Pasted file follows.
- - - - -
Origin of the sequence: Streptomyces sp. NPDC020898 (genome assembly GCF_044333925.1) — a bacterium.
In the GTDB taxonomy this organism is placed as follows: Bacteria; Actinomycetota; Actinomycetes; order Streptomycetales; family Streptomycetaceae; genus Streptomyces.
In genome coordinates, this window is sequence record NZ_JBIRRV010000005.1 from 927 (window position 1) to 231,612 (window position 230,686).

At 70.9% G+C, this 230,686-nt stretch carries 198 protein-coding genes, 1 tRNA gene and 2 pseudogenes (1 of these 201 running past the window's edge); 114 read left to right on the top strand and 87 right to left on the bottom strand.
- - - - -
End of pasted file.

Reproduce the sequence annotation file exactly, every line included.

Origin of the sequence: Streptomyces sp. NPDC020898 (genome assembly GCF_044333925.1) — a bacterium.
In the GTDB taxonomy this organism is placed as follows: Bacteria; Actinomycetota; Actinomycetes; order Streptomycetales; family Streptomycetaceae; genus Streptomyces.
In genome coordinates, this window is sequence record NZ_JBIRRV010000005.1 from 927 (window position 1) to 231,612 (window position 230,686).

At 70.9% G+C, this 230,686-nt stretch carries 198 protein-coding genes, 1 tRNA gene and 2 pseudogenes (1 of these 201 running past the window's edge); 114 read left to right on the top strand and 87 right to left on the bottom strand.